On Fri, 10 Sep 2004, Greg Brown wrote:
> I'm trying to figure out how I'm going to route from one lan to
> another. Here is my setup:
> WAN: currently unused - going to be my connection to my cablemodem
> LAN: 192.168.15.x/24 - my wired subnet
> LAN1: 192.168.16x/24 - my wireless subnet
> Ultimately I'd like to run IPSec over the wireless segment, but I'll
> settle for PPTP for now. And I have the PPTP server up and running.
> So, here's what I'd like to do in phase 1:
> WAN: unused
> LAN: no nat, but statefully passes packets to LAN1 when requested from
> LAN1: accepts nothing over the wireless segment except PPTP, I'd like
> to have 192.168.15.6, the current IP address of the LAN port to be the
> default gateway (basically I'd like to route from 192.168.16.x to
> I have my firewall rules set up and being from the linux world I've
> grown used to setting up routing in my firewall rules. M0n0 seems to
> be a bit different. What's the easiest way to enable routing between
> LAN1 and LAN?
You don't have to do anything special for routing on the router itself, as
long as it's only the directly-connected subnets you describe. The
default setup includes a LAN->any rule, but you need to add that manually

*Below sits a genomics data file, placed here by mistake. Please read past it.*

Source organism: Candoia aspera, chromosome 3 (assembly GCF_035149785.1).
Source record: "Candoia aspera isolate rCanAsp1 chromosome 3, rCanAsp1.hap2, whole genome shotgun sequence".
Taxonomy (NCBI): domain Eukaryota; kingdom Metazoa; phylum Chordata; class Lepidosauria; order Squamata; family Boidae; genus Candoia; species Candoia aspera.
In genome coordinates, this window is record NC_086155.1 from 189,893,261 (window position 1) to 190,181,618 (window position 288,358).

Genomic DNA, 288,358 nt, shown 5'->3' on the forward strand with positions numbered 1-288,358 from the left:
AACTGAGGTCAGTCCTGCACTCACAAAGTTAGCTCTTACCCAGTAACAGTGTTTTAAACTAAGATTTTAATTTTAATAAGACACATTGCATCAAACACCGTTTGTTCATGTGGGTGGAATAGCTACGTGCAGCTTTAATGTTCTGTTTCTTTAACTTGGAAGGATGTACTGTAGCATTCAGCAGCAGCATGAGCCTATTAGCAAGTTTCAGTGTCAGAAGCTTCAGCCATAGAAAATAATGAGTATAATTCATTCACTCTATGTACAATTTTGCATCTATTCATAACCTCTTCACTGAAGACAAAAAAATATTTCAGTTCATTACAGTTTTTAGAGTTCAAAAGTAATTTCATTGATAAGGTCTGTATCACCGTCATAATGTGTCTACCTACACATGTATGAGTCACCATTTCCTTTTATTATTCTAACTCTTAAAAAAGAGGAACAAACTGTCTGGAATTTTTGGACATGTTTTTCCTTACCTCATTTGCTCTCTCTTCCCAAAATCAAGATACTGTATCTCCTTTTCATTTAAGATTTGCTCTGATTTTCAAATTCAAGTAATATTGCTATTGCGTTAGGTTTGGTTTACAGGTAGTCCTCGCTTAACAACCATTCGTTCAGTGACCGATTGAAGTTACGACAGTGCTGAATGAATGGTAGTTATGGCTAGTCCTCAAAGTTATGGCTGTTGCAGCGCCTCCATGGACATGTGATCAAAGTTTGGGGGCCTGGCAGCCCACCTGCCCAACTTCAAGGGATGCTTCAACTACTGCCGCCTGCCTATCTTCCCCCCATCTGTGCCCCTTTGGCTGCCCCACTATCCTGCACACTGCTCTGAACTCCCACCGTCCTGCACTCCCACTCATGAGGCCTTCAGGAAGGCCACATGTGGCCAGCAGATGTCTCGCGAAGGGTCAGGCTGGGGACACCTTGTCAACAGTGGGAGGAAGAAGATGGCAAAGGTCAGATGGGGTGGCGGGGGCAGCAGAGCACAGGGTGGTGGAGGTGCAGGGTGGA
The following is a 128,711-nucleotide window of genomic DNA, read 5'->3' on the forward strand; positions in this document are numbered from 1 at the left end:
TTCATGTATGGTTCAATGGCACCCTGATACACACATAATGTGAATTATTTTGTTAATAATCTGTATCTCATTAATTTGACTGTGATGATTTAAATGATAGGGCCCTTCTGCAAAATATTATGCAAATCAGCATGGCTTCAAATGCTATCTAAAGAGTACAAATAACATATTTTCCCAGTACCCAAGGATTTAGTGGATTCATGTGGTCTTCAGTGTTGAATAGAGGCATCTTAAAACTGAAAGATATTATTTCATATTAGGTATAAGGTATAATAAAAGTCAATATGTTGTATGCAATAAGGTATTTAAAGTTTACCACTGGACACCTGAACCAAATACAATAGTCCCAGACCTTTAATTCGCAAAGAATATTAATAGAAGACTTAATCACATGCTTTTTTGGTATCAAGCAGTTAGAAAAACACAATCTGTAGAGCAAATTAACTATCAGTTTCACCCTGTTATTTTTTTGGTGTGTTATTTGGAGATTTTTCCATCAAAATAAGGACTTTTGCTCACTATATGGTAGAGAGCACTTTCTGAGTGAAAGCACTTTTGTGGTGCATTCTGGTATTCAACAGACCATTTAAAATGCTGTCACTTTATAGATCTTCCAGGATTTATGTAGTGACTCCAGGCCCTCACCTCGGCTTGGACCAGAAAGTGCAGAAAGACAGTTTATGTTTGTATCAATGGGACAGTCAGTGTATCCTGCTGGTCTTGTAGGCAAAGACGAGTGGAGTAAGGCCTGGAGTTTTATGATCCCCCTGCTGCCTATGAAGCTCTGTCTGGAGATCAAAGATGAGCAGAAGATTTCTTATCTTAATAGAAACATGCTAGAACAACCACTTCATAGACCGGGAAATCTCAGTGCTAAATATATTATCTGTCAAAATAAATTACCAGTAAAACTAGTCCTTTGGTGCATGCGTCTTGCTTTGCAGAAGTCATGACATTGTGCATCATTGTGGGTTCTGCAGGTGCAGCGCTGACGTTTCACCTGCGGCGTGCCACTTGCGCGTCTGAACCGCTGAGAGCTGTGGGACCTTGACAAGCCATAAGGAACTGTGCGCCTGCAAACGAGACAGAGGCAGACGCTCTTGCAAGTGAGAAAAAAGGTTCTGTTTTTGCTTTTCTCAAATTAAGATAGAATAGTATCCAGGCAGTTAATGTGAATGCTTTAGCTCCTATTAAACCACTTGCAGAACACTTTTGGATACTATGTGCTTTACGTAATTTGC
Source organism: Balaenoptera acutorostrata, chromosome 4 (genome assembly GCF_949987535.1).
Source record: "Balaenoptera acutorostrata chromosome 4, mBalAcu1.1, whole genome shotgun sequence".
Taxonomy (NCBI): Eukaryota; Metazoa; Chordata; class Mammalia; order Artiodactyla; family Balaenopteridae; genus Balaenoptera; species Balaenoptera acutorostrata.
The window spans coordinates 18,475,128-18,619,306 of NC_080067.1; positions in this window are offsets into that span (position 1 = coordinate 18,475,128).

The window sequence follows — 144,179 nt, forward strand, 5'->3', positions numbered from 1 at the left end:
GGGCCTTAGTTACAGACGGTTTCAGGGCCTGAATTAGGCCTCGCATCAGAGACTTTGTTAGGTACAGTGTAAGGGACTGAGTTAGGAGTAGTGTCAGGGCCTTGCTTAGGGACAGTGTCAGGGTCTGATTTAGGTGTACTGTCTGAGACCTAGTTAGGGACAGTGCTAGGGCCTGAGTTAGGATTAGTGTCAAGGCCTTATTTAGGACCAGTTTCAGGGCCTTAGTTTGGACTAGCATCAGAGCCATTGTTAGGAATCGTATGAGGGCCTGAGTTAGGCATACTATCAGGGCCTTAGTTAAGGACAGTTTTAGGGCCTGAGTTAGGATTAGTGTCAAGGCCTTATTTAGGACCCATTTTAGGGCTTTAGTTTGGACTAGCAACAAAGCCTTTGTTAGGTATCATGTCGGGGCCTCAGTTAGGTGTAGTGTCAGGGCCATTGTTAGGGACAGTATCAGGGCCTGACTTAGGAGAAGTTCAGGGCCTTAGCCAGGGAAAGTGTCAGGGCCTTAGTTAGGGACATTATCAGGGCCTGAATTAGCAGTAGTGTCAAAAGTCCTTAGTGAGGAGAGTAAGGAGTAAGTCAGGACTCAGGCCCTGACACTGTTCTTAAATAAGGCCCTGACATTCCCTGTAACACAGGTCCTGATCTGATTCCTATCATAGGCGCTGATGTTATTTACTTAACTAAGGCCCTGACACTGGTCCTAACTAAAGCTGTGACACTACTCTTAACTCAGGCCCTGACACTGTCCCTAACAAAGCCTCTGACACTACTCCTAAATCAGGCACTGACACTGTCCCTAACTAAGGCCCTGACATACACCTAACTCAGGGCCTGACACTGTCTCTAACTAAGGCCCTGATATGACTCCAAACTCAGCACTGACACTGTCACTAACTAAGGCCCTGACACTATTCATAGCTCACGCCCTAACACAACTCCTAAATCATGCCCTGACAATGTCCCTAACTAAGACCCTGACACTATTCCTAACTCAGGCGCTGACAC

The other part of routing is making sure the *other* machines know that
the m0n0wall is the gateway for the other subnet. If they have the
m0n0wall as the default gateway, this is automatic. Otherwise, *they*
would need static routes to the other subnet via the m0n0wall.
On Sat, 11 Sep 2004, Andrew Greenwood wrote:
> I had a similar problem recently.
> The way I worked around it was to go into the NAT setup, and click on the
> "Outbound" tab, enable the outbound NAT feature and add 2 rules - one for
> IPs going to the internet, and one for IPs going to LAN1.
> I can't remember the exact details right now but that's hopefully a start!
That's only if you're trying to NAT between the subnets. While that's *a*
way of making the routing work, it's usually not the best way.